The bus ride from Puerto Natales to Torres del Paine is about 2.5 hours and $20 USD again. The park entrance fee comes to about $30 per person, so best to head into the park once and then stay there. If you have a clear day going into the park and will be there for awhile, I recommend keeping your head down or eyes covered so that you can save the torres for last. Once you get into the park and take the shuttle to the Hosteria Los Torres you can open then up again as you’ll only be able to see the peaks from there. You’ll have to do the 4 hour hike up the mountain to see them in their full glory after that.

From Torres del Paine we took a bus back to Puerto Natales to head up to El Calafate. We heard of others that went straight from the park to Calafate so either is possible. The bus from Puerto Natales to El Calafate cost about .. and took around 5 hours. Going from Chile into Argentina they just stamped our passports at the border stations on both sides. I heard stories from friends, however, that going from Argentina into Chile is much stricter and required everyone to take their bags off the bus so that the authorities could check everything. Be sure you aren’t bringing any fruits / bread / things like that with you into Chile if you are following that route. One couple we met in Torres del Paine came straight from El Calafate and they didn’t have the luxury of being about to pick up any good food for the trip because the refuggios and hosterias in the park don’t really sell too much in that department and they couldn’t bring anything with them across the border.

El Calafate and Fitz Roy

We arrived in El Calafate at about 1ish and then asked the bus companies if they had any rooms available at the hostels that they own in El Chalten. You have more than enough time to make the trip on to El Chalten from El Calafate in a single day. Chalten Travel and CalTur bus companies both have hostels in El Chalten, but the CalTur hostel – Pioneros del Valle wins hands down over the Rancho that is owned by Chalten Travel. When we booked a round trip bus ticket through CalTur, the first night was $20 pesos per person and then only $36 after that. The normal going rate is around $50 to $60. There are plenty of other nicer hostels in town, but nothing at that price. Don’t expect much in terms of Internet access when you are in El Chalten or pretty much anywhere down south. El Chalten was, however, particularly bad.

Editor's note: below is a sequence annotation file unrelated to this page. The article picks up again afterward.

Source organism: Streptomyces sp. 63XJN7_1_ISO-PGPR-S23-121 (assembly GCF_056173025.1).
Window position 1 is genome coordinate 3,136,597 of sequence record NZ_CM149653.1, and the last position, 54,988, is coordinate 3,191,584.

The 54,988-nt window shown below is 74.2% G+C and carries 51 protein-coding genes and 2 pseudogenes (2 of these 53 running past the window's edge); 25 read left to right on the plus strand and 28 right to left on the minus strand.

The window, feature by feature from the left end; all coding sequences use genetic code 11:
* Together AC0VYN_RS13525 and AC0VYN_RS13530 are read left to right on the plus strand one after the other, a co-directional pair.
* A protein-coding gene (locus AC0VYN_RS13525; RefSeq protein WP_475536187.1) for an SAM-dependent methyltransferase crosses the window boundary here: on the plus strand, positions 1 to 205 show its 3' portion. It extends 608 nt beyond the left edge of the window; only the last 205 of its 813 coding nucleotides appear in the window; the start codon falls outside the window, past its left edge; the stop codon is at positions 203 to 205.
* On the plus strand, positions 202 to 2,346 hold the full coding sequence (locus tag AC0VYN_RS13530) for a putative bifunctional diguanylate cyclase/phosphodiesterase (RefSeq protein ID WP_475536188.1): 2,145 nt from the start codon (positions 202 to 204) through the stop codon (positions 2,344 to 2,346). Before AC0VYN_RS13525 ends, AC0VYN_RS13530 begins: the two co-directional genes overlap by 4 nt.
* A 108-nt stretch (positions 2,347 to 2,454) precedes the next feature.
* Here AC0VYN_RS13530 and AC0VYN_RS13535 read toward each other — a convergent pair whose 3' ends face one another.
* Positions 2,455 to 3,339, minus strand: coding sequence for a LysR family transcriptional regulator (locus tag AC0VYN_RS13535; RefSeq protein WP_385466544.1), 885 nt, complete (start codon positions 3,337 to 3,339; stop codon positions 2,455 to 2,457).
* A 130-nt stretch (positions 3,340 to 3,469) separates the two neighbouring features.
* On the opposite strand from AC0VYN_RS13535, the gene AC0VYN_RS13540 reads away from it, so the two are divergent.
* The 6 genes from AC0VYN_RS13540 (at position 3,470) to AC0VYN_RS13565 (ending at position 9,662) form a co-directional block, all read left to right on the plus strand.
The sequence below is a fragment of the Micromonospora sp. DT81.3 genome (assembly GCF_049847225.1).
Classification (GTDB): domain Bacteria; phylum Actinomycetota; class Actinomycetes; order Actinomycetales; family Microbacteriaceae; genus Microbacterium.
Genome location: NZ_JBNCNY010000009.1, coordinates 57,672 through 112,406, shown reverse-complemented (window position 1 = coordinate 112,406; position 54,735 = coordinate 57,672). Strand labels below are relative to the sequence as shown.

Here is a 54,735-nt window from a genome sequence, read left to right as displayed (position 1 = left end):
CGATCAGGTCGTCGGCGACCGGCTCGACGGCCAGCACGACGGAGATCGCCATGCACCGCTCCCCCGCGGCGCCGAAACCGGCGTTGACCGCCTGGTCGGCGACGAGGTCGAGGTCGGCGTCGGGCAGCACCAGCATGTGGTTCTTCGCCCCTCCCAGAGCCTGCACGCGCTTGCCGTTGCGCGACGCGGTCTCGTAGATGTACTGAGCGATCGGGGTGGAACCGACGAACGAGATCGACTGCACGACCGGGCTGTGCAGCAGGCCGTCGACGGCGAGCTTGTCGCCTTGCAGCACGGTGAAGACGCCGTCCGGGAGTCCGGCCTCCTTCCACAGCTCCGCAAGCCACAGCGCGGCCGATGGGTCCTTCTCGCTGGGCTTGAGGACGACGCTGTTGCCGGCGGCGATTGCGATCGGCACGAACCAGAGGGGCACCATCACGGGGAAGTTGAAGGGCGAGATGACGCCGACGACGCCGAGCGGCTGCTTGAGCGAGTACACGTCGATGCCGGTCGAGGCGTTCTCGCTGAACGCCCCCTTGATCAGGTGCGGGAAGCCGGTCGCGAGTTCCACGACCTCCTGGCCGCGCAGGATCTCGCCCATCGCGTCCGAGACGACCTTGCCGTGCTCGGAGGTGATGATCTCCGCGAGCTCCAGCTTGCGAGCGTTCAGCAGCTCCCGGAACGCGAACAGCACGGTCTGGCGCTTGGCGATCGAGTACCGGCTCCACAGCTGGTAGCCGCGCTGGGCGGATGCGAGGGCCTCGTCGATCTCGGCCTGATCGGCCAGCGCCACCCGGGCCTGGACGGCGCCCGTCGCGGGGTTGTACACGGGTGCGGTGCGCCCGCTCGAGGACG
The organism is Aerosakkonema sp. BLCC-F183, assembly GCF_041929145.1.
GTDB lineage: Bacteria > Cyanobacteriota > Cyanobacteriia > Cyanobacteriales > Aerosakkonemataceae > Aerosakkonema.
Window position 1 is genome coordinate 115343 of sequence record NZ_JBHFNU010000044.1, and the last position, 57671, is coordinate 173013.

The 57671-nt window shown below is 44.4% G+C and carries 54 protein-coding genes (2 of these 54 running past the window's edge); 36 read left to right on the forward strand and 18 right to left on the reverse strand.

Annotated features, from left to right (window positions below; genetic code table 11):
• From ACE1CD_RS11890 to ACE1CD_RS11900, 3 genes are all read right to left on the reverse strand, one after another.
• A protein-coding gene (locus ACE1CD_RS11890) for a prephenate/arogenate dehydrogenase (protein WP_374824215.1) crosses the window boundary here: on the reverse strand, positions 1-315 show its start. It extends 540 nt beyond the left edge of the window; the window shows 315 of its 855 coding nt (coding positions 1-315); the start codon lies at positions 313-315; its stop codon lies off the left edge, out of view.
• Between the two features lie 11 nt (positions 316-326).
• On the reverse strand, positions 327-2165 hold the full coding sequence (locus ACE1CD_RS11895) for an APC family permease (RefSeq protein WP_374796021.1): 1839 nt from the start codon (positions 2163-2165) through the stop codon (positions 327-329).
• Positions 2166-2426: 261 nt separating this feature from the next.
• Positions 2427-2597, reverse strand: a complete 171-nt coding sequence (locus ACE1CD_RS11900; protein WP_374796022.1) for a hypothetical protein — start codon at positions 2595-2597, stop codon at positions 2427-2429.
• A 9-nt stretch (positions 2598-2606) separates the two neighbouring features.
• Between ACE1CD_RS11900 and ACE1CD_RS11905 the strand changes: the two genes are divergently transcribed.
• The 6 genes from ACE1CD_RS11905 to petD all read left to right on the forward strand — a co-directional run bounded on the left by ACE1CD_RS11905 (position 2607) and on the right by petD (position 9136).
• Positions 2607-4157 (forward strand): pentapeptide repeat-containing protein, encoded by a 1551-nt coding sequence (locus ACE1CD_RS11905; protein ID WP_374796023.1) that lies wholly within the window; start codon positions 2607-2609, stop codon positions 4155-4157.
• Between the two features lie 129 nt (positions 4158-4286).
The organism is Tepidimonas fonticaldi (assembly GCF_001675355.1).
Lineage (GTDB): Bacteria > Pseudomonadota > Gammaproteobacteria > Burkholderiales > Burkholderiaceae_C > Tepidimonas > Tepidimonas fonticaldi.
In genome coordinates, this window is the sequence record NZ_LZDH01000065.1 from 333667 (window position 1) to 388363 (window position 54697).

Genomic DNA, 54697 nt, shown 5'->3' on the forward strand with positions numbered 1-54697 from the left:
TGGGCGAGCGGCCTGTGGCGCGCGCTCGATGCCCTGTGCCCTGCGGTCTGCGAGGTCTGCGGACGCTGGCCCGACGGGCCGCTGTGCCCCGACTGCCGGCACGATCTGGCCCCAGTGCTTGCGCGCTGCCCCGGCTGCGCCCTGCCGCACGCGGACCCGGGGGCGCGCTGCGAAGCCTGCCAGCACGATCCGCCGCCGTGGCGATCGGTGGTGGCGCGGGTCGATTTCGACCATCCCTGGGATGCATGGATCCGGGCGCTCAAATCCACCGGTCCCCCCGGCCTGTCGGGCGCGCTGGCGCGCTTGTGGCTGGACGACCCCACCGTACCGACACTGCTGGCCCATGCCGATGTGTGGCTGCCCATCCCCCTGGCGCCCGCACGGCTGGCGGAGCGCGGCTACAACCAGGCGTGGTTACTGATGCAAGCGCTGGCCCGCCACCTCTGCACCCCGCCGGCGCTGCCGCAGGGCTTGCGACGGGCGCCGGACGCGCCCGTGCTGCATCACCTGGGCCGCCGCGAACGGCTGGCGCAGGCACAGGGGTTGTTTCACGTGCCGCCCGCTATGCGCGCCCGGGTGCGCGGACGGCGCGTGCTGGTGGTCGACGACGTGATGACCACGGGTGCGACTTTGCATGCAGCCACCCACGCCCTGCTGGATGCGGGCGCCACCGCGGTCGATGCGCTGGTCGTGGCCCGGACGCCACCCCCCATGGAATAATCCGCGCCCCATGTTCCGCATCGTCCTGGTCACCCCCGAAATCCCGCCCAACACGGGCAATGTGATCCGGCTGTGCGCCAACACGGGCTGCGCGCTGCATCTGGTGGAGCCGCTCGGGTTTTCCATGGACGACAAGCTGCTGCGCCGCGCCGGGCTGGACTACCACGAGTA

The great thing about Fitzroy and El Chalten is that all of the hiking is free around there. The paths are in better condition than Torres del Paine, but the two parks have a lot differences. I’d say the two centerpieces – Fitzroy and the Torres are similar, but the French valley, glacier gray and Dickson at Torres del Paine offer a variety of scenery that is much harder to get at Fitzroy.

After El Chalten we went back to El Calafate and spent 4 days in the little town. There is a beautiful bird sanctuary down near the lake. There is a $10 peso charge to get in, but the “ticket” lasts you a week. We stayed at the I Keu Ken hostel which we also highly recommend. The place is clean, has a decent kitchen and a great view of the lake and mountains.